By Nick Lee
Parenting is not sustainable. Children, as cute as they are, immediately become some of the biggest consumers around. Each child goes through thousands of disposable diapers, their ever-changing opinions change faster than the Republican Presidential Candidates and their short attention spans are on par with Richard Simmons workout shorts. These behaviors require new things to entertain them on a regular basis. They even grow out of their clothes and toys faster than we would ever expect.
So how are parents supposed to respond to all of this? It’s no accident that the first thing we do is buy them more stuff. You can’t blame parents completely for this behavior, however. In 1992, marketers spent more than $8 billion dollars targeting kids and in 2009, that number is in the $15-20 billion dollar range. When did each child having their own room with a crib, changing table and monitors become a necessity? And is it really essential to have baby shoes that match their outfits?
Could I really be asking you to get rid of your crib and start using cloth diapers? Not necessarily. A foundational step to sustainable parenting is to make educated decisions. For example, if parents knew that it is estimated to take disposable diapers 250-500 years to decompose and cost thousands of dollars more than cloth diapering, each parent could make a well-informed decision.
Now, let’s modify this train of thought a bit.
Parenting can be sustainable. Parenting and sustainability are interconnected on various levels as they are both focused on improving and preserving the future by taking steps to safeguard our long-term interests. Sustainability can and should be interwoven into most decisions we make in order to preserve our families and our surroundings. Sustainable parenting teaches both caregivers and children about having a personal investment in their homes, neighborhood and social networks, which in turn, due to the ecology of communities, affects their environment.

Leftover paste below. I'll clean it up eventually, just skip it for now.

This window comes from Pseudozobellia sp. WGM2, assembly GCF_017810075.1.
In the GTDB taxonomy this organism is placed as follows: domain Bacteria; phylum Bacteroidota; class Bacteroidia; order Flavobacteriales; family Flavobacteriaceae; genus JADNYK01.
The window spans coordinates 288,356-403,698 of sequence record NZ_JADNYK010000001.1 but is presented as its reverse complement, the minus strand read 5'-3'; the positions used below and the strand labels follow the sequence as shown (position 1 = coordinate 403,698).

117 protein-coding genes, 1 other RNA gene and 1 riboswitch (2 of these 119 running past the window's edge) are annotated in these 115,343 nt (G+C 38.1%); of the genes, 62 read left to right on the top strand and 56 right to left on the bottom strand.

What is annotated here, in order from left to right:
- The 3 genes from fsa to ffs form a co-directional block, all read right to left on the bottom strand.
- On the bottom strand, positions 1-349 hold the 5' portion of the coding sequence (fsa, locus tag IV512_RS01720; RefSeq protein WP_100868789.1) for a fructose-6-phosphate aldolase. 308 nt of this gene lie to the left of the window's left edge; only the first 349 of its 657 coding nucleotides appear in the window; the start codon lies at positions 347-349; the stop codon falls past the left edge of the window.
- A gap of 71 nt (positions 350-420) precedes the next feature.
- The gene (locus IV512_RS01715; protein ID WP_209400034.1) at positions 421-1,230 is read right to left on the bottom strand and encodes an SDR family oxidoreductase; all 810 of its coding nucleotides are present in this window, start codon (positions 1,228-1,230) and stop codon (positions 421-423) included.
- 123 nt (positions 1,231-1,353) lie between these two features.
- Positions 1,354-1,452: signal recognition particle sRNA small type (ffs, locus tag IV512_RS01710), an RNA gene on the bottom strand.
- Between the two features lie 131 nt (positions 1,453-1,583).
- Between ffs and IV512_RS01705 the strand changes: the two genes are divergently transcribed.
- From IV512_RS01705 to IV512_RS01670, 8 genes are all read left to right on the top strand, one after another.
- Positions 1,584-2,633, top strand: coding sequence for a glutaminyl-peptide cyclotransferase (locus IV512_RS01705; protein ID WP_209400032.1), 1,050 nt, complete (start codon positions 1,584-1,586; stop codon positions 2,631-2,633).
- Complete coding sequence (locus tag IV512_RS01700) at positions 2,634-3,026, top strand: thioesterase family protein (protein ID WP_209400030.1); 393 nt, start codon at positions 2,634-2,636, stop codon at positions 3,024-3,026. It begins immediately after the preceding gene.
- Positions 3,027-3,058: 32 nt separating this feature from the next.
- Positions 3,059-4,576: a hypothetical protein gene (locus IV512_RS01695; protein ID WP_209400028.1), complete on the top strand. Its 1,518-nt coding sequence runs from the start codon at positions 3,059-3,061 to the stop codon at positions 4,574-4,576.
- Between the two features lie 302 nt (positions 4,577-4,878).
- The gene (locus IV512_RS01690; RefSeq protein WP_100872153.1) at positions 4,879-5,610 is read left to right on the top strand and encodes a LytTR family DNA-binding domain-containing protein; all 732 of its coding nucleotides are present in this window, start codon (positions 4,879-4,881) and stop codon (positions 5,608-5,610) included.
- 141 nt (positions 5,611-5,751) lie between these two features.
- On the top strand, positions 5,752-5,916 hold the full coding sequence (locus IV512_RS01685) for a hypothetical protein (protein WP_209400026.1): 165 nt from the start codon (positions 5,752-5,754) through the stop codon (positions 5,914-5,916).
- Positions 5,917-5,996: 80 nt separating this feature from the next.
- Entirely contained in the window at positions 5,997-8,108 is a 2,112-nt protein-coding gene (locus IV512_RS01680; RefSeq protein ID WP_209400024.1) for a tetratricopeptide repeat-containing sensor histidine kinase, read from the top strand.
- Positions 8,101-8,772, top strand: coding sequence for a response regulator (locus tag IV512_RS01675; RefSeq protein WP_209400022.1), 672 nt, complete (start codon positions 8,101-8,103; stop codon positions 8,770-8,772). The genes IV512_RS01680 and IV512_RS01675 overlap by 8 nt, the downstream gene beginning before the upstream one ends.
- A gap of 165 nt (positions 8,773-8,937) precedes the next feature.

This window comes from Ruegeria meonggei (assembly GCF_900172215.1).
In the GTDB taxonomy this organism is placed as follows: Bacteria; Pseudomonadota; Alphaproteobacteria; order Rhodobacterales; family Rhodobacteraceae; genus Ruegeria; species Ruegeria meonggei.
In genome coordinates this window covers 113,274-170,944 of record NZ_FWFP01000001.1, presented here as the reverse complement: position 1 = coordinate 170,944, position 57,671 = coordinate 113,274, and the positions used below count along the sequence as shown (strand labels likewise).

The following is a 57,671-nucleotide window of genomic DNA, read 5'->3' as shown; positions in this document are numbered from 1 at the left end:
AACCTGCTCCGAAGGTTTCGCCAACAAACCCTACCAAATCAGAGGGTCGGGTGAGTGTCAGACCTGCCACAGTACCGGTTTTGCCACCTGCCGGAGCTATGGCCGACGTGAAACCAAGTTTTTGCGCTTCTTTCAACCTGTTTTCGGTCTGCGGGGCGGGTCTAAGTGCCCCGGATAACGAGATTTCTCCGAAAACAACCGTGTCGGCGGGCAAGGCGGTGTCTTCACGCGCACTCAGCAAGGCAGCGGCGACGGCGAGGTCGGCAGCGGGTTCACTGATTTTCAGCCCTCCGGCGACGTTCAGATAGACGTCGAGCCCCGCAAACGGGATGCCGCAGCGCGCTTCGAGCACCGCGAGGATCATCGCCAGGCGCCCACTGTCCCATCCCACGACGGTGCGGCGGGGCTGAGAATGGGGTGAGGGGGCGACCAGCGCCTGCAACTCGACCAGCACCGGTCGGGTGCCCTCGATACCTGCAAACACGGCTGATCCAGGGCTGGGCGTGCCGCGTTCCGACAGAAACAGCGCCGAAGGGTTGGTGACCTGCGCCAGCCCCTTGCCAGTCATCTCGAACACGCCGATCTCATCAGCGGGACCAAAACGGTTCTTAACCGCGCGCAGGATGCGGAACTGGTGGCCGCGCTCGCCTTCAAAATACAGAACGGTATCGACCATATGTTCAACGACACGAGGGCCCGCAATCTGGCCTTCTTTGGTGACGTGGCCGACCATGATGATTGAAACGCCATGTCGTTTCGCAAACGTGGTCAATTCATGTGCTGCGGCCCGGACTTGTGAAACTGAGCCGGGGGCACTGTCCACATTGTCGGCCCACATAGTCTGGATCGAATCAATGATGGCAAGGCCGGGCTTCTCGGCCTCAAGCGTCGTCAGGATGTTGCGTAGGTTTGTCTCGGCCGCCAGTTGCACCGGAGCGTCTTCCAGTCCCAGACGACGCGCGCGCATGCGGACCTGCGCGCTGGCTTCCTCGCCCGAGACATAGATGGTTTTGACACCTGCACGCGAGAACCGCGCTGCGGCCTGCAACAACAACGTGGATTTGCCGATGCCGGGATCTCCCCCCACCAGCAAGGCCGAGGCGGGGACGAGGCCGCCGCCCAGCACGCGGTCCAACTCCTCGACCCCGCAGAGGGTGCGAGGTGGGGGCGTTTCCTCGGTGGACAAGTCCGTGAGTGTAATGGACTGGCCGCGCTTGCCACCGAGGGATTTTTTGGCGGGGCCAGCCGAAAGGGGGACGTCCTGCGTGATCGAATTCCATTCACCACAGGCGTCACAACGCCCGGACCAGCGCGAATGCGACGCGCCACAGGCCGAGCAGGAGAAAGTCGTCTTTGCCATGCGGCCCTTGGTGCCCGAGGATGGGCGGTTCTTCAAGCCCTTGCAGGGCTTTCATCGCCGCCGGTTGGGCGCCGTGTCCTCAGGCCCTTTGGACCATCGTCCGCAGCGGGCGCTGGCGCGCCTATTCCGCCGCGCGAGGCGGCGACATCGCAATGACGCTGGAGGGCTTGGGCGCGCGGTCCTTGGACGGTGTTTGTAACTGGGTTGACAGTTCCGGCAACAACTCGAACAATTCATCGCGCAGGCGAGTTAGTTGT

Most people in America can pick up food within minutes of their home, wirelessly talk to anyone in the world and travel across the country within a matter of a few hours. So given this environment we are raised in, it only makes sense that it is necessary to re-learn how to think with our long-term interests in mind. With all of this external focus on utilizing time more efficiently, now more than ever we need to model to our children that time is something not to be rushed.
There are different philosophies out there like Slow Parenting, Attachment Parenting, and Mindful Parenting, each with a different focus, but each having consistent themes: provide a safe place for your child, be in the moment, be reliable and let yourself and your child learn from your surroundings. Dr. Dan Siegel talks about some of these different styles of parenting in his book, Parenting from the Inside Out. In addition to Dr. Siegel’s writings, this article has five concrete ways to begin heading down a path of sustainable parenting.
Parenting and children are not, without effort, a sustainable combination. It is necessary to change our current way of thinking and is time to raise our children with sustainability on our minds. Our parenting style helps shape the future and teaches our children that sustainable living is a way to ensure we don’t compromise future generations.
Nick spent his professional career providing counseling and support to severely emotionally disturbed children who became a part of the Child Protective Services system. It is because of this experience with these amazing, resilient kids, as well as his own two children, that he is currently an MBA candidate in Sustainable Management at Presidio Graduate School. He is focusing his energy on Sustainable Parenting and ensuring that being “green” isn’t only for the elite. He can be reached at firstname.lastname@example.org, on LinkedIn, or you can follow him on twitter @nalee77